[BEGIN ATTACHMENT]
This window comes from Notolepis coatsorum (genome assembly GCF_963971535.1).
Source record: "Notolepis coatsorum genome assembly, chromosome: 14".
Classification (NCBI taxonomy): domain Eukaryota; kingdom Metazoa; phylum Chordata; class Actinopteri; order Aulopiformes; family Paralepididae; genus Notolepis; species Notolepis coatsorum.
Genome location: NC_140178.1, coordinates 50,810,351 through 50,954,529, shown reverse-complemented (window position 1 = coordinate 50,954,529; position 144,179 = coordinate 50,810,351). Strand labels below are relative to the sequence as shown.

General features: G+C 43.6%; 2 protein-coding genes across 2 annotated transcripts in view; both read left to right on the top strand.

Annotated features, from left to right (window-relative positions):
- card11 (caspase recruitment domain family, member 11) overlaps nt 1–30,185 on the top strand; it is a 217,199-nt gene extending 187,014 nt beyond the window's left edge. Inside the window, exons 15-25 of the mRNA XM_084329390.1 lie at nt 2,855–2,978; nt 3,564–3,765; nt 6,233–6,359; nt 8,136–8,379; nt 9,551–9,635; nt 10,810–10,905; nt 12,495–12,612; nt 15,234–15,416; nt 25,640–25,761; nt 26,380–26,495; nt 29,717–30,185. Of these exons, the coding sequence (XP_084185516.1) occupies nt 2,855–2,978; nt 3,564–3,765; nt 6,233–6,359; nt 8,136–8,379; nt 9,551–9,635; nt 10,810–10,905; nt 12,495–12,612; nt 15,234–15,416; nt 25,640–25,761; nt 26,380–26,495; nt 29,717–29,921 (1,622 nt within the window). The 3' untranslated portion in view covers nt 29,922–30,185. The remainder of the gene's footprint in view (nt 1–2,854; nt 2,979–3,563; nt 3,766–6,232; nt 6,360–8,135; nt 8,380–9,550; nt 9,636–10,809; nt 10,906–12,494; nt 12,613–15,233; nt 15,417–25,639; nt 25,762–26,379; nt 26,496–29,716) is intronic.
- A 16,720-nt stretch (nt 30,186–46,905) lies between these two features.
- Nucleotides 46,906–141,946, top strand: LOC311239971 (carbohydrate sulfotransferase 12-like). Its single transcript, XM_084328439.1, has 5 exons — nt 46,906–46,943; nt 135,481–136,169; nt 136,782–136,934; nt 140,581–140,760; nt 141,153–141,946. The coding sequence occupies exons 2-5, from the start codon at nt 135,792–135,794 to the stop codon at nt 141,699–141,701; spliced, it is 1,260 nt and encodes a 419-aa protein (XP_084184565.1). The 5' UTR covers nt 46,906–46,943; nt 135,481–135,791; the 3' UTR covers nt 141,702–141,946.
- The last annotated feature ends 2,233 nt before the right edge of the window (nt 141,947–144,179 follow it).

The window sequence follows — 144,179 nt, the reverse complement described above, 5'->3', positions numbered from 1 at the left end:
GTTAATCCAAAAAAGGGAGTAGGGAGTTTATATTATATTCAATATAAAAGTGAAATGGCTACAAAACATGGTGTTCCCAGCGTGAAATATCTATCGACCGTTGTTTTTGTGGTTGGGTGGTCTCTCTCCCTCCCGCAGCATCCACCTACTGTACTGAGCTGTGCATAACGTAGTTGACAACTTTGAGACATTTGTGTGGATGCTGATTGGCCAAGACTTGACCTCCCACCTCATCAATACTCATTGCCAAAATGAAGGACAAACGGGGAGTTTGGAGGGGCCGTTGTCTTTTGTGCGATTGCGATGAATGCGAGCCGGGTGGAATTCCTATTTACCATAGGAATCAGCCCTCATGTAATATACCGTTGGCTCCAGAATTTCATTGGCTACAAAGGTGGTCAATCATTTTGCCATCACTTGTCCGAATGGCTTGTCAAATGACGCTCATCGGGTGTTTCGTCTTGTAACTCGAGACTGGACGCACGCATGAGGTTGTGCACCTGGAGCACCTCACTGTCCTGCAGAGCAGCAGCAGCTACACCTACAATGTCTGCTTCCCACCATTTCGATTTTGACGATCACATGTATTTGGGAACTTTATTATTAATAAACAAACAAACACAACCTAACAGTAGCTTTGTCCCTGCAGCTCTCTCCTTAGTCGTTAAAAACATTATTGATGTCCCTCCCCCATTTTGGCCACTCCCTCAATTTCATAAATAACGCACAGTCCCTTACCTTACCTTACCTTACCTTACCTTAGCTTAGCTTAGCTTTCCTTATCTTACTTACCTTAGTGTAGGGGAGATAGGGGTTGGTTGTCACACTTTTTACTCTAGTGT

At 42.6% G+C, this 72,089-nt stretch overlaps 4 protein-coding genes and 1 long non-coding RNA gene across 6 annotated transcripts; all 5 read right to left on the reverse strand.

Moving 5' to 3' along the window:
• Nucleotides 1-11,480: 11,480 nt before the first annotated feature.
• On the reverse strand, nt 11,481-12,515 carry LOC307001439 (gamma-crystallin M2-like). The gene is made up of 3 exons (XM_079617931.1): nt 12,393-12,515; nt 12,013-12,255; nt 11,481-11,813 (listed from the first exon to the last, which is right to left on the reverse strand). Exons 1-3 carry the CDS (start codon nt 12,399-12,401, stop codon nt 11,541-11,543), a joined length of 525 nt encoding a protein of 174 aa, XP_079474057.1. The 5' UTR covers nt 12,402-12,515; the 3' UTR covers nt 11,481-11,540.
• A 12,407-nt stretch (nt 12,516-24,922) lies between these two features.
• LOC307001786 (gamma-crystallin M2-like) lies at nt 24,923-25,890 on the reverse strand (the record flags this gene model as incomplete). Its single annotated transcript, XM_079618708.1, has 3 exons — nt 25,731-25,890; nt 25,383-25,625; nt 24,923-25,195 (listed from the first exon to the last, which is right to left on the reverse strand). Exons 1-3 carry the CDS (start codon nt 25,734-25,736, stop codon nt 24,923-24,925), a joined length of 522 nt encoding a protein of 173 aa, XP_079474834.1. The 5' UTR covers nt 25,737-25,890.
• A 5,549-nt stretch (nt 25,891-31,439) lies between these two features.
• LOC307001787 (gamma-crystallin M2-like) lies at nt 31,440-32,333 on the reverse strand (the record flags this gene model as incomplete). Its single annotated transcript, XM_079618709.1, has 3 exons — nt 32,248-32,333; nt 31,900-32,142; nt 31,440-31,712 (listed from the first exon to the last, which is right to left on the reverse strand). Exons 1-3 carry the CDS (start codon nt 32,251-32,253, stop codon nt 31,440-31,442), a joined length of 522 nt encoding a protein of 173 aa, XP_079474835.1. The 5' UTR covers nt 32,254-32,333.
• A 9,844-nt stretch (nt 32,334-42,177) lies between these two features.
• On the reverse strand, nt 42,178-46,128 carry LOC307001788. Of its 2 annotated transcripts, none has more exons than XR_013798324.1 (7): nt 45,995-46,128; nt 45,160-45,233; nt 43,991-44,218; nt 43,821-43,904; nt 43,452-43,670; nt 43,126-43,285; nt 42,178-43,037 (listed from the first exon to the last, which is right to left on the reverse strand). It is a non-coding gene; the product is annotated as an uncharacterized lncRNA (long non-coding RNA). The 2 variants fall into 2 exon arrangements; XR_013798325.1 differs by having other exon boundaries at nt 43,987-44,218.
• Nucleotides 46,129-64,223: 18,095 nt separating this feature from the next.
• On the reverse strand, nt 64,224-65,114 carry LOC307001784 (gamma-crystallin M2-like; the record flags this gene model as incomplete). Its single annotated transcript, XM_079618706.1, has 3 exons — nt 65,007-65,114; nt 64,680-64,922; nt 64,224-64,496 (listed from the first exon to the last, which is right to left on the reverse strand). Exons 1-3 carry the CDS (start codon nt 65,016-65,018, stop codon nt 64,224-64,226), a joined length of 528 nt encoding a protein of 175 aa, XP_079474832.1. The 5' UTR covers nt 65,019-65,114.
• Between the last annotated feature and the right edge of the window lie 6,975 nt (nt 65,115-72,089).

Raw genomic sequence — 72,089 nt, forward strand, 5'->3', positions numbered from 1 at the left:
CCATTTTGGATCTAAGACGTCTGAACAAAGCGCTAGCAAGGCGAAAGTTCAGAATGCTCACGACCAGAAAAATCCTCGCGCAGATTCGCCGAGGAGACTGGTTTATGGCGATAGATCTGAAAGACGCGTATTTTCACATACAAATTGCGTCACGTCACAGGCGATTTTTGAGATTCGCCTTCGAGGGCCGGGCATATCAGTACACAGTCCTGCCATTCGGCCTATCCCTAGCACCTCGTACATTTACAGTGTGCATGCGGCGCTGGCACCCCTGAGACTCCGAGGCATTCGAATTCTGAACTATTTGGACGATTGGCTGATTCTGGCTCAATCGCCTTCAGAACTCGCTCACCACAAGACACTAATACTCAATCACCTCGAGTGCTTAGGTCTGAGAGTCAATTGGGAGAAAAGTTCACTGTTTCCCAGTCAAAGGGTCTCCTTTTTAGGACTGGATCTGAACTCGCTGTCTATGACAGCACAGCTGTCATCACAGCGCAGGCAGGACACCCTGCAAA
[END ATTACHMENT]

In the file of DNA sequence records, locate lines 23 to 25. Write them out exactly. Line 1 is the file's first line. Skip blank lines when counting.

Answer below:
• Nucleotides 46,129-64,223: 18,095 nt separating this feature from the next.
• On the reverse strand, nt 64,224-65,114 carry LOC307001784 (gamma-crystallin M2-like; the record flags this gene model as incomplete). Its single annotated transcript, XM_079618706.1, has 3 exons — nt 65,007-65,114; nt 64,680-64,922; nt 64,224-64,496 (listed from the first exon to the last, which is right to left on the reverse strand). Exons 1-3 carry the CDS (start codon nt 65,016-65,018, stop codon nt 64,224-64,226), a joined length of 528 nt encoding a protein of 175 aa, XP_079474832.1. The 5' UTR covers nt 65,019-65,114.
• Between the last annotated feature and the right edge of the window lie 6,975 nt (nt 65,115-72,089).